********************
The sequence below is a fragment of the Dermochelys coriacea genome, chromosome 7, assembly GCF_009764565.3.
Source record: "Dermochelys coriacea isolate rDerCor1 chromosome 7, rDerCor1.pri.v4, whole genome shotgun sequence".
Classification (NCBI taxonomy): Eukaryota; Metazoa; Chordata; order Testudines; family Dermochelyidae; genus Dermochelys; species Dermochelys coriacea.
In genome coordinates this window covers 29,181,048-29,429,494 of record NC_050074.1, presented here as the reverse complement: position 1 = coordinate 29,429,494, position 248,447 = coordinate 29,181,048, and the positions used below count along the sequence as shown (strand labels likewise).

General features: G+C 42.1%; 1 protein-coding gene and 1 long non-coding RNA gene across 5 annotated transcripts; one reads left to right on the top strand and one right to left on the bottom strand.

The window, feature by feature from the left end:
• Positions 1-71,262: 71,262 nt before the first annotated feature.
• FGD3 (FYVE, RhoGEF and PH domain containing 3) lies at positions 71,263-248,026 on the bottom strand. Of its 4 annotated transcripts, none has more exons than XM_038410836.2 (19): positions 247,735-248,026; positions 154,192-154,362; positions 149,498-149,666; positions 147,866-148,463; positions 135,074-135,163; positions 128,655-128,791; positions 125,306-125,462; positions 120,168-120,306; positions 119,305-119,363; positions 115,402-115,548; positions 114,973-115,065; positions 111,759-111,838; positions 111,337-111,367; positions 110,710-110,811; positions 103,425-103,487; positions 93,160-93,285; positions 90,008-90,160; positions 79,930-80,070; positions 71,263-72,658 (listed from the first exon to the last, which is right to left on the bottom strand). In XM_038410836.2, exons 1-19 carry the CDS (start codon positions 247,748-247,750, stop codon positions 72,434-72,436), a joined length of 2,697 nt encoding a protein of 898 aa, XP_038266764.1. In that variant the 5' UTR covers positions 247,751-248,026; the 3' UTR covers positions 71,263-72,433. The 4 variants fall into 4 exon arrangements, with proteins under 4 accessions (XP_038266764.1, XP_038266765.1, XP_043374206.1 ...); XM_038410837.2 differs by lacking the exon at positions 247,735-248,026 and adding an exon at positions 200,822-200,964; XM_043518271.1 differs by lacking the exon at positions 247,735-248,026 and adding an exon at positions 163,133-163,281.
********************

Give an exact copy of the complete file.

The sequence below is a fragment of the Dermochelys coriacea genome, chromosome 7, assembly GCF_009764565.3.
Source record: "Dermochelys coriacea isolate rDerCor1 chromosome 7, rDerCor1.pri.v4, whole genome shotgun sequence".
Classification (NCBI taxonomy): Eukaryota; Metazoa; Chordata; order Testudines; family Dermochelyidae; genus Dermochelys; species Dermochelys coriacea.
In genome coordinates this window covers 29,181,048-29,429,494 of record NC_050074.1, presented here as the reverse complement: position 1 = coordinate 29,429,494, position 248,447 = coordinate 29,181,048, and the positions used below count along the sequence as shown (strand labels likewise).

General features: G+C 42.1%; 1 protein-coding gene and 1 long non-coding RNA gene across 5 annotated transcripts; one reads left to right on the top strand and one right to left on the bottom strand.

The window, feature by feature from the left end:
• Positions 1-71,262: 71,262 nt before the first annotated feature.
• FGD3 (FYVE, RhoGEF and PH domain containing 3) lies at positions 71,263-248,026 on the bottom strand. Of its 4 annotated transcripts, none has more exons than XM_038410836.2 (19): positions 247,735-248,026; positions 154,192-154,362; positions 149,498-149,666; positions 147,866-148,463; positions 135,074-135,163; positions 128,655-128,791; positions 125,306-125,462; positions 120,168-120,306; positions 119,305-119,363; positions 115,402-115,548; positions 114,973-115,065; positions 111,759-111,838; positions 111,337-111,367; positions 110,710-110,811; positions 103,425-103,487; positions 93,160-93,285; positions 90,008-90,160; positions 79,930-80,070; positions 71,263-72,658 (listed from the first exon to the last, which is right to left on the bottom strand). In XM_038410836.2, exons 1-19 carry the CDS (start codon positions 247,748-247,750, stop codon positions 72,434-72,436), a joined length of 2,697 nt encoding a protein of 898 aa, XP_038266764.1. In that variant the 5' UTR covers positions 247,751-248,026; the 3' UTR covers positions 71,263-72,433. The 4 variants fall into 4 exon arrangements, with proteins under 4 accessions (XP_038266764.1, XP_038266765.1, XP_043374206.1 ...); XM_038410837.2 differs by lacking the exon at positions 247,735-248,026 and adding an exon at positions 200,822-200,964; XM_043518271.1 differs by lacking the exon at positions 247,735-248,026 and adding an exon at positions 163,133-163,281.